Words: Mike Blewitt                                                                          Photos: Tim Bardsley-Smith
Western Australia is a state rich in resources. For those of us in the east, we can't always appreciate how many of those resources are suitable for mountain bikers. From fast and loose pea gravel trails, to hand and machine sculpted red dirt trails beneath Karri trees, and of course beach side trails above an azure blue ocean, the variety on offer for mountain bikers in the west will surprise anyone who hasn't visited before. We were invited to the south west and given a local's tour of some of the great trails in the region, and once on the ground we learnt that there is so much more to come.

Day 1 - Kalamunda

We hit the road out of the Perth Hills pretty early the next day, heading just about due south to Dwellingup. If you're a mountain biker you would probably know of Dwellingup thanks to the Dwellingup 100 marathon mountain bike race. That popular event has drawn a crowd from around the country for over a decade. But the town is nestled into two state forests and a reserve, making it a popular destination for a weekend getaway, or a day out for car clubs and motor bike riders.


Given the trip south was only about 1.5 hours out of Perth, Dwellingup is easy to get to for a break for those living in Perth. But the popularity isn't just due to proximity to Perth and Mandurah, but also because there is a fair amount of mountain bike trails in the area. Turner Hill has 12 kilometres of built trails, Marrinup has another 7 kilometres of green trails. Singletrack also links a lot of the riding areas together.
“One of my personal favourite trails is the POW Trail,” our fearless road trip leader Tony Tucknott said as we ordered coffees at the Blue Wren Cafe. “The trail winds its way through the relics of the famous Marrinup Prisoner of War camp. This area is known as Camp 16 and housed up to 1200 German and Italian soldiers from 1941 to 1946. It is an amazing piece of Dwellingup history!”


We grabbed our coffees as I eyed off the freshly baked muffins, but it was time to go. Trails don't ride themselves. We went to Lane Pool Reserve and parked in the new car park. It's a great trailhead with some toilets there and plenty of room. Tony let us know that the new trails came about after the previous cross-country and downhill trails were logged.

We took a spin up through some plantation forest first, with a few fast descents in the pines and before descending a skatey handbuilt trail in some natural bush. A quick pedal then took us to the new Murray Valley trails, which still have some more trails being built. But to be honest, what was already there was a whole lot of fun!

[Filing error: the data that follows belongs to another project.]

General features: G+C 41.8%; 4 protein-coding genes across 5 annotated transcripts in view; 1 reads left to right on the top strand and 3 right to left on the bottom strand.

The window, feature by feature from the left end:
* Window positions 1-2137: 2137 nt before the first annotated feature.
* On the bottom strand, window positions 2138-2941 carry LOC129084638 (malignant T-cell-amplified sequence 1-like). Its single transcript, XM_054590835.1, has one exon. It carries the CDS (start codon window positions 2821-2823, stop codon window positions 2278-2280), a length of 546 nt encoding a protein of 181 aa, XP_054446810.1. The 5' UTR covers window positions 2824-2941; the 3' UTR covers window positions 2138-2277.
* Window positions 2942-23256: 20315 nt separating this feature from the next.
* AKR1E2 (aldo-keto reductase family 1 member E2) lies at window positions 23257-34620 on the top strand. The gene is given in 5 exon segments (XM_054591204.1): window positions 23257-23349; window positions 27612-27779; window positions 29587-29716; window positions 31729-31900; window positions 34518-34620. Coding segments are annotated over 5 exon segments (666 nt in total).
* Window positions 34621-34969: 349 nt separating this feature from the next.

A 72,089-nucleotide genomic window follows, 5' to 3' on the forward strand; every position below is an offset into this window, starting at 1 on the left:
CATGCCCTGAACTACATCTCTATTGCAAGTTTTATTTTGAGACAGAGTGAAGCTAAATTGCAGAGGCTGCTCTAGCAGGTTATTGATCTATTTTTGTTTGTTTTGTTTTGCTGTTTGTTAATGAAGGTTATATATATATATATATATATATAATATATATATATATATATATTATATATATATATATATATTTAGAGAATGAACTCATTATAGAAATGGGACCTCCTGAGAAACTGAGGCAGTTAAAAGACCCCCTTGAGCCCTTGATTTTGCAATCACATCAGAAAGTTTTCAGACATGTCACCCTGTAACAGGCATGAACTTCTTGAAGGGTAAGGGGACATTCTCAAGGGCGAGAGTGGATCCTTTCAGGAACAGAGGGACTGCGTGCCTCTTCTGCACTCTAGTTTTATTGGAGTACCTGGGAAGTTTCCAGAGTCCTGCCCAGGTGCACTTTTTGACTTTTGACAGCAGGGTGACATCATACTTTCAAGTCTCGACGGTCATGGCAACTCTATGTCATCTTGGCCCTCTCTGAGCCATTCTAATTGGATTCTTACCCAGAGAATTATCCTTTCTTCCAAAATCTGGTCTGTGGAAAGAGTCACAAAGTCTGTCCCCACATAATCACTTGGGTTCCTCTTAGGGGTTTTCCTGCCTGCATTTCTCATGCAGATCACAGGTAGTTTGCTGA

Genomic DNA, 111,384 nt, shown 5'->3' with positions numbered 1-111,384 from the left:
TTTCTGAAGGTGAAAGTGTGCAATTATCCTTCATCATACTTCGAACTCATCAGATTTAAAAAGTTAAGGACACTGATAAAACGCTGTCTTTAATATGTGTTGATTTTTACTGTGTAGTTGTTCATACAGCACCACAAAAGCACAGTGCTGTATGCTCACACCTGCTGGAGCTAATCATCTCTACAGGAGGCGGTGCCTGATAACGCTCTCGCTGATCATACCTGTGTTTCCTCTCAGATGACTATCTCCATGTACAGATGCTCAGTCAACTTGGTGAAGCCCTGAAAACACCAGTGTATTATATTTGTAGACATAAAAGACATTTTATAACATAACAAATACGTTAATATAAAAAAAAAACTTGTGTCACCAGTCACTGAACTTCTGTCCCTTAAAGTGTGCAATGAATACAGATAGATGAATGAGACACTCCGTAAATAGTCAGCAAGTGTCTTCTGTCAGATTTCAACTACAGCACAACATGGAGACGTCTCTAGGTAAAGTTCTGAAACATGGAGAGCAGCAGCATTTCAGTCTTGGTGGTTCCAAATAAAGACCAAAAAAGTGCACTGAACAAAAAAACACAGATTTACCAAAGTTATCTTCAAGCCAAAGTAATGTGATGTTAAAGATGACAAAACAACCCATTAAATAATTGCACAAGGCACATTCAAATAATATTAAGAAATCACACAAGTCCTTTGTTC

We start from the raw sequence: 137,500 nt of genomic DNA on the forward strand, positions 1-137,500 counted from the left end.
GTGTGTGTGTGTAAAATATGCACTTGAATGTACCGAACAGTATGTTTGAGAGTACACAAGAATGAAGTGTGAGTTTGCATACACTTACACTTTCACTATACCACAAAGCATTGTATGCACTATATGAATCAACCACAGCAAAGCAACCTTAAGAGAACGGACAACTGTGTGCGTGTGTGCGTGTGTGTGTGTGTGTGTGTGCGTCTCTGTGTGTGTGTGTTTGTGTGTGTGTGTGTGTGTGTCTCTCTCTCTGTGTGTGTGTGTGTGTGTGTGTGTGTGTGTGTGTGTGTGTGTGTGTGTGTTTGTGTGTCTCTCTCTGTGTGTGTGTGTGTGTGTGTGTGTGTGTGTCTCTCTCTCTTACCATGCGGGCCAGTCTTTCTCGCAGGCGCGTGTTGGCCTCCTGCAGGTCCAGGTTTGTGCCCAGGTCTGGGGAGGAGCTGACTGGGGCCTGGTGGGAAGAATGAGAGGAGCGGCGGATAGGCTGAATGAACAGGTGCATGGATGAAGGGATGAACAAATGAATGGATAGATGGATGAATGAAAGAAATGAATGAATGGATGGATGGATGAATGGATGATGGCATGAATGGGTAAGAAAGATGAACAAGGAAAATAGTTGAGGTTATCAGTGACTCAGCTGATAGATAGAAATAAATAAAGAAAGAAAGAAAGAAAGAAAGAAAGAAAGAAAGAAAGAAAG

The trails all head off from one trail head opposite a car park. Seeing we were there on the weekend it was popular with groups of friends taking turns shuttling each other up.
The trail head has a green, blue and black trail so there is something for just about everyone. Each trail features plenty of machine built berms, and lots of features to pump or jump. We followed each other down each trail, with the blue trail probably becoming the favourite in our group, as it squeezed out a bit more from the elevation than the black trail did, without feeling a bit too flat.

The trails have been well-built, and it is easy to judge the features size as you come into them – but following our riding guides such as Sarah Tucknott and James Lobegeiger made it all easy and a lot of fun.


After a few more runs we head back to the Blue Wren Cafe. It's no longer suitable to have a muffin but that's ok, as their lunch menu was solid. We sat down and talked trails, and Jeff Phillips from Southern Hills Mountain Bikers filled me in on the future for Dwellingup.

With a new asphlat pump track just off the main street, there are plans for a new trail hub, pavilion, change rooms and showers, bike wash and maintenance area in town. Given the Munda Biddi Trail passes through Dwellingup and the area is already popular it seems like a no brainer. This extra investment from the local shire and Department of Biodiversity, Conservation and Attractions (DBCA) will just make a good thing better.


Places That Rock - Dwellingup
Where: Lane Poole Reserve, Dwellingup

Riding style: Trail – with some sweet flowing jump lines.

Trail surface: A mix of pea gravel, pine needles and red dirt – depending where you are.

Don't forget: Take enough water and food, as you'll be having plenty of fun out on the trails.

What's on? The Dwellingup 100 is the big one, taking place every September.

More details: murray.wa.gov.au

What's happenning in Collie?
The Arklow trails are big news in Western Australia. The Minister for Sport and Recreation , the Honourable Mr Mick Murray, is the local member for Collie and the surrounding areas. It has been announced that $10 million has been awarded for trail development in the Collie area. Some say that Collie will be the next Derby!
The plan is to create about 200km of new trails to the north of Collie, with a mix of trails for hiking and for mountain biking throughout the Collie River Valley. This isn't going to happen overnight, but  it will put a huge network of trails 2 hours south of Perth, while also being right next door to Dwellingup.


There is no doubting that this will be a big change to the mountain biking landscape not just in Collie, but for the whole of Western Australia. The mountain biking development is just a part of a greater plan for the area, where equestrian trails, driving routes and 4WD adventures are all being planned. It could well be that our next visit to Western Australia is all about discovering Collie!